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Can we please stop making travel a competition?

Nice view – but did you hike or get the bus up though? (Picture: Getty – Metro.co.uk)

Long gone are the days when travel was the pursuit of the ultra-wealthy.

Budget airlines, rapidly improving technology, and changing social attitudes have meant that travel has become extremely accessible. And people are travelling at every opportunity.

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Generally, this is a good thing.

At its best, travel challenges your assumptions and expands your horizons. It forces you to grow up and take responsibility, or adapt and change your worldview.

But now, there’s a problem – and the problem is largely social media.

Travel has gone from being a personal journey of discovery, to a very publicly documented adventure. An extended boast.

Some people seem to live their whole trip through an iPhone 7+.

Taking pictures is fine. But elaborately staged photos of yourself enjoying the luxury hotel spa? I’m not such a fan.

Are the mountains less amazing because nobody is in the frame staring wistfully into the distance? (Picture: Ellie / Grad Gone Global)

This doesn’t just extend to Instagram. It’s also in the conversations had upon return.

Sharing stories is an integral part of human life. We want others to understand our experiences, and storytelling is an important part of this.

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But there is a difference between storytelling and showing off.

There is a line between sharing an interesting, relevant anecdote, and just spouting off about your gap yah again.

Nobody wants to be that person who can’t contribute to a conversation without somehow linking it back to their experience on a yoga retreat in Bali.


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(Picture: Getty)

Perhaps worst of all is the conversation between groups of travellers, where it goes around in circles, each person trying to one-up the one before.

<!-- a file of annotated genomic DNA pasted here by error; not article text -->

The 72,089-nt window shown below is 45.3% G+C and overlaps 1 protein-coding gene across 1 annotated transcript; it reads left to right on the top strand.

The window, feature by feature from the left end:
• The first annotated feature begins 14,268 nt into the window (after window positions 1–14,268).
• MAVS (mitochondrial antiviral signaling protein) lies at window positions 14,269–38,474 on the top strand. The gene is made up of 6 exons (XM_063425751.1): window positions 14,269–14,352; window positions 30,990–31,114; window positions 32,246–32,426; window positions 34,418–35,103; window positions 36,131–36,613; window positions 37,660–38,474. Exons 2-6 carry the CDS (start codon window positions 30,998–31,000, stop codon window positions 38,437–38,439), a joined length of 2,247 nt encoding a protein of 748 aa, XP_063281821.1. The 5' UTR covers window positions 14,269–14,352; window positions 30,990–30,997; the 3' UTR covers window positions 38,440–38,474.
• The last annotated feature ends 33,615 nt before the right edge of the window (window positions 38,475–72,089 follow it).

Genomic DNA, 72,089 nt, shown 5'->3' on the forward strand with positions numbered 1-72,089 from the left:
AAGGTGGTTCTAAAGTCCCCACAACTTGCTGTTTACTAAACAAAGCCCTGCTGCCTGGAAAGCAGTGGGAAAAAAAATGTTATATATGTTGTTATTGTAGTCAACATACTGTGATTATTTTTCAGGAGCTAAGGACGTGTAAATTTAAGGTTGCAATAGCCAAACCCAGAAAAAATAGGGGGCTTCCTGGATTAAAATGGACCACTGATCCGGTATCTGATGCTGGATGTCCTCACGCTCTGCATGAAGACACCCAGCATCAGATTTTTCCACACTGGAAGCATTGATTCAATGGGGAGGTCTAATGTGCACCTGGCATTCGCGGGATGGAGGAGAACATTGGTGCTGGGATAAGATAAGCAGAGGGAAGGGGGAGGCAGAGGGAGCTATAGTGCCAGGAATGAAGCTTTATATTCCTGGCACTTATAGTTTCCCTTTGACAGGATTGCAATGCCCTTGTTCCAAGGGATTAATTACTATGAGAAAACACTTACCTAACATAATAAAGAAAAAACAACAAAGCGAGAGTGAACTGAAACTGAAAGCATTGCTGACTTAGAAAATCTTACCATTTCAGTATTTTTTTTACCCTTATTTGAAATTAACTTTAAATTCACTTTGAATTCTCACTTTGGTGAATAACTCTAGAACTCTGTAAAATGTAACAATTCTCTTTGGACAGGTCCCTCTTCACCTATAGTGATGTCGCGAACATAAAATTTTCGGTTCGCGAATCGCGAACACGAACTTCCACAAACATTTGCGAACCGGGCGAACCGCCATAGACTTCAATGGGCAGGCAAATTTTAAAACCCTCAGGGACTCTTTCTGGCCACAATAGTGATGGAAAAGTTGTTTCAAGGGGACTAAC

‘Oh, you took the bus around South America? Hmm, I hitchhiked.’

‘Oh, you visited a home stay in Indonesia? Well, I spent three months living with a monk in the Tibetan Himalayas. We only ate one meal every three days and had to poop in a bucket.’

All travel is good travel.

Let people stay in a boutique hotel if they want to. Not everyone likes hostels.

Does it matter if they spent loads at the markets instead of haggling over that last 10p?

And why can’t they spend a few days lounging around the hotel pool if that’s what they want?

It is not a competition.

You had an amazing spiritual enlightenment? Fantastic! You crashed a motorbike in Cambodia? You were chased by an elephant in India? Good for you!

Just as majestic when viewed from a safe distance (Picture: Ellie / Grad Gone Global)

I hope you learned something from these experiences, but please don’t shoehorn it into a conversation about the weather.

You don’t have to try to convince everyone you meet of how much travel has changed you.

And you also don’t need to dismiss the people who just had a perfectly nice time, and tragically missed out on those near-death experiences.

Travel should be about the journey. Not the heavily filtered Instagram shot of the infinity pool. Not the hoarding of stories to tell at the next party.

For God’s sake, can’t we just enjoy it for what it is, and stop making it a competition?

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